Friday, 13 March 2015

Prisma Visions Tarot Overview

This week's deck, the Prisma Visions Tarot by James R. Eads, is definitely special.  That feeling comes over me as I open the lovely, sturdy box with the all-seeing eye on it, and see that the intricate imagery continues inside the lid and box.  The companion booklet is equally beautiful, and as for the cards!

The first thing that strikes me is their silver edges and the sturdy yet flexible feel of the cards.  The lamination is good, not excessive, and the colours swirl together in a beautiful, vibrant, ever-changing dance.

Looking more closely, at first I was surprised that the Majors have borders, while none of the other cards do.  Laying a few spreads, though, I realise how well this works.  It makes the Majors stand out more as way-markers, separate and yet connected to the rest of the images.

As for the borderless suits, well, the extra special treat is that the cards combine into a single, long image when laid out in order.  While you can see this on the website, the effect is somewhat compromised because the author couldn't fit all the images on a single row.  So, I decided to make a video of one of the suits to share with you, to give you the full effect.  You're welcome!

The final treat is an extra card, Strawberries, numbered with a question mark :D

Another question, of course, is how do these cards read?  The Majors show quite different imagery to the traditional.  For example, in the Fool we have a pelican standing on a bollard encircled with a life ring.  A waning moon sits in the sky, and a bear swims in the waters beneath the pelican.  The booklet says the bear has swum out of his depth, and is now on a journey he knows not where.  Will the pelican help him find his way?

The majority of the Majors are still readable according to traditional notions, though a few of them strike me as strange.  The Sun shows a somewhat Dali-esque melting bouquet of bright flowers: they all grow from the light of the sun, but you can't actually see the sun.  And there is a whole pack of lions in Strength, with a strange, shadow figure walking behind them...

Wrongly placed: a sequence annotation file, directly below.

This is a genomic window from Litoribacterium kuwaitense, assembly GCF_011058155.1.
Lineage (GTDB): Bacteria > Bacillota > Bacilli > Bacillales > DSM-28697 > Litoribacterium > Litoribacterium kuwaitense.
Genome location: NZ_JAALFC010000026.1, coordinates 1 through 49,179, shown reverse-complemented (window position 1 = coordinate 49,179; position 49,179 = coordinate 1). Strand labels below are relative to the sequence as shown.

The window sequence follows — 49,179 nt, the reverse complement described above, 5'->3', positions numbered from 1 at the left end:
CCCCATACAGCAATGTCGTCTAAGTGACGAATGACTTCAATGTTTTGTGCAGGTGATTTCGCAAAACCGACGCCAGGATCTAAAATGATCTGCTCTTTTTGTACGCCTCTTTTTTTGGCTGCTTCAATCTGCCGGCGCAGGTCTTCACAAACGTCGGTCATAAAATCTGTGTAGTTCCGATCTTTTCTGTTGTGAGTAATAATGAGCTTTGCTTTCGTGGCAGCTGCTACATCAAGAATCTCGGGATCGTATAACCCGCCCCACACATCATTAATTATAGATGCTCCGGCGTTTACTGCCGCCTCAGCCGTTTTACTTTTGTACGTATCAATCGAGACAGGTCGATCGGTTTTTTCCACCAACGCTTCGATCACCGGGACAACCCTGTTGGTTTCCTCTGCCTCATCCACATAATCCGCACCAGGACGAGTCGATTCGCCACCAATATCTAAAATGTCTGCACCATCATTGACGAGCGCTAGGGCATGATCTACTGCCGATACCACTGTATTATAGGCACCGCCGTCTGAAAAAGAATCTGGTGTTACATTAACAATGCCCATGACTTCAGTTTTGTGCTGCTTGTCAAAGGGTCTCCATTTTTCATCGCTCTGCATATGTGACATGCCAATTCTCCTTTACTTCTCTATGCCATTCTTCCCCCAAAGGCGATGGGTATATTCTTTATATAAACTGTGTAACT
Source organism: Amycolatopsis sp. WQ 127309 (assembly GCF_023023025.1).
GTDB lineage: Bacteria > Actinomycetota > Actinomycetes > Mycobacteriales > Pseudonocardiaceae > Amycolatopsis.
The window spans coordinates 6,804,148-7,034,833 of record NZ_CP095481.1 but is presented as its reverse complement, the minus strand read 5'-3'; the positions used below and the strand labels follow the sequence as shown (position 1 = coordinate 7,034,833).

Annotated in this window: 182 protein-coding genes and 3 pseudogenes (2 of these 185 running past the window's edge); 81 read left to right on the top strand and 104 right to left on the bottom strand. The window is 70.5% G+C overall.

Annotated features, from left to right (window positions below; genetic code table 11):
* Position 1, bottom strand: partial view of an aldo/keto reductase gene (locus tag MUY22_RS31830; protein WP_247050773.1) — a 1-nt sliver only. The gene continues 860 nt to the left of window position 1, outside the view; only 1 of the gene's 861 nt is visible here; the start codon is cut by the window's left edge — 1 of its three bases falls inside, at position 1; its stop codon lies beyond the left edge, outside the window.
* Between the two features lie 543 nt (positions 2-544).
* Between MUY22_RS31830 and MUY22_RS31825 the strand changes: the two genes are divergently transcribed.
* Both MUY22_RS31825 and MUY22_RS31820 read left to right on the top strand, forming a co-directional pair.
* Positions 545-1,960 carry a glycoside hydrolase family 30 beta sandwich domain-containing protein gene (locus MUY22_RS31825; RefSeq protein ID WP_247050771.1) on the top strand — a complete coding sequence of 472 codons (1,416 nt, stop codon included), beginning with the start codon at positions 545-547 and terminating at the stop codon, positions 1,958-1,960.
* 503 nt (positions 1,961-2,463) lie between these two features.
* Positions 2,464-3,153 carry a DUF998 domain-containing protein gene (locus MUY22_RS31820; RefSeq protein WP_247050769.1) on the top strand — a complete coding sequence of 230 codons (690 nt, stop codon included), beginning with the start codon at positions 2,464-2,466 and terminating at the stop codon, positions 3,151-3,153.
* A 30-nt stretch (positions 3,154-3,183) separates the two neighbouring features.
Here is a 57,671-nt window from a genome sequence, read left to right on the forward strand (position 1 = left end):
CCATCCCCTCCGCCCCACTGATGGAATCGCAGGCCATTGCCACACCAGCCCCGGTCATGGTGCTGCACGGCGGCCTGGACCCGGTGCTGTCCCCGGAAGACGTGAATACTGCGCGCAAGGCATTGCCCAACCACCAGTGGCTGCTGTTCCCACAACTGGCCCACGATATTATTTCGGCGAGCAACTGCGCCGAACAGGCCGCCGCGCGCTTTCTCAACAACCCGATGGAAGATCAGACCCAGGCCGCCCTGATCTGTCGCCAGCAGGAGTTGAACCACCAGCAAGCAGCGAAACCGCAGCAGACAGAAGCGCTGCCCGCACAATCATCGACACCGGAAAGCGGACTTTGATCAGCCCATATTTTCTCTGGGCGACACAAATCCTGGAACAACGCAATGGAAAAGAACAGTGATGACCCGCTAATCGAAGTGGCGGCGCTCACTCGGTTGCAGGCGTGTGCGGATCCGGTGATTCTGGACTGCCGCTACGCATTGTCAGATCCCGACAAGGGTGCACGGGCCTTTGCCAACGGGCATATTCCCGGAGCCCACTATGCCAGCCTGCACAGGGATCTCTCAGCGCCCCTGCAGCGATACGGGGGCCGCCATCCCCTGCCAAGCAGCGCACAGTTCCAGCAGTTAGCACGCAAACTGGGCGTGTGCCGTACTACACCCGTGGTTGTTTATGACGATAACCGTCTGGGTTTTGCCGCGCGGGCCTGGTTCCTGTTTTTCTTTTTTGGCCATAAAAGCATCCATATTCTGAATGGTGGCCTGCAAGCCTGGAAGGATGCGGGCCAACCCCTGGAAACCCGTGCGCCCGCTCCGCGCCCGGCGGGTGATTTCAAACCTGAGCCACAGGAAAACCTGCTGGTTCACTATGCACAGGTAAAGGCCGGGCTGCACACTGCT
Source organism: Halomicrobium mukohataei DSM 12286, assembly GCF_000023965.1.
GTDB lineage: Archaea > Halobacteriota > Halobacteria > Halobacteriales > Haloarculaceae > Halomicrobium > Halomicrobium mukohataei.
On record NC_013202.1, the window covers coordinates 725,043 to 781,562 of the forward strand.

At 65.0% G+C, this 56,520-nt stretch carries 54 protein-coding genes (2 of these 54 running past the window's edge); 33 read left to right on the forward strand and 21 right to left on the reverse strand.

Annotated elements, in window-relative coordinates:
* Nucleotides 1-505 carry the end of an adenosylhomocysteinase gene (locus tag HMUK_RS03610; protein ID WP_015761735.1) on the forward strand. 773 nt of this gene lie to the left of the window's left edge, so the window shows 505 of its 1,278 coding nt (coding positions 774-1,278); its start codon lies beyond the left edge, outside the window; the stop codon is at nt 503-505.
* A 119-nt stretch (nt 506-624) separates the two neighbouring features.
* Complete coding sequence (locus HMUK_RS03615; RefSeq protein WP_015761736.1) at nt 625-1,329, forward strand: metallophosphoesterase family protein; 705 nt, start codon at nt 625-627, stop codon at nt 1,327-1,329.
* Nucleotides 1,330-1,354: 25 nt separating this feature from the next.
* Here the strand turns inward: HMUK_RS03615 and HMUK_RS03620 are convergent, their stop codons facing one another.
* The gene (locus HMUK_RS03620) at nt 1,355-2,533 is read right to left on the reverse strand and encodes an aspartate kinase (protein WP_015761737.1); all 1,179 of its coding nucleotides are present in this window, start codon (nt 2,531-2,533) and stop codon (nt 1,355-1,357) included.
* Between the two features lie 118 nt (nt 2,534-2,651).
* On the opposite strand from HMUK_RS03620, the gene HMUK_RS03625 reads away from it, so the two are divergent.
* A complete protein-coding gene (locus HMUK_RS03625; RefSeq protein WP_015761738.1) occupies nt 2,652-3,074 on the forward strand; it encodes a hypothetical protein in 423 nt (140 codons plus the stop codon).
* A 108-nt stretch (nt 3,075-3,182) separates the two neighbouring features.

The Devil, with its red-lit forest scene, confused me until I noticed the snake wending its way ever deeper into the trees.  And I adore the Tower: a house sits on the edge of a cliff that has been worn away by the sea beneath, so that now the house sits over the water with just an ever-thinning layer of soil keeping it from toppling into the waves below.  It's just a matter of time...

The Courts are relatively easy to work with, fitting traditional ideas.  For instance, the Queen of Pentacles sits, holding her pentacle gently between both arms, in an abundant field.  About her are magical, juicy strawberries.  The colours are lush, the ground seems fertile, and the Queen appears both peaceful and very much a part of the landscape.  The only Court card that surprised me is the King of Pentacles, which shows him doing a handstand on a bull's horns.  Hardly very grounded, though I guess it does show mastery of the physical!

The Aces are equally beautiful and energetic.  The Ace of Wands positively glows, while the Ace of Chalices overflows.  The Ace of Swords is plunged at an angle into a snowy piece of ground, while the Ace of Pentacles decorates a door into a wondrous world.

Finally, the Minors.  These cards are also full of energy, and the majority read easily and well.  Take the Nine of Chalices (Cups), which shows a figure gazing out across a lake at the sun rising or setting.  A feeling of contentment and emotional plenty pervades it.

There are a few Minors which aren't quite as easy to read, though not many.  And even those are more non-traditional than unreadable.  My only other slight quibble is that the "story arc" aspect of the cards does sometimes mean you have slightly strange, cut-off elements at the edges of a card.  Overall, though, I think the wonder of these cards outweighs this, and I find it a very readable deck.  So much so, I've decided to do next week's reading with it, too :)

9 comments: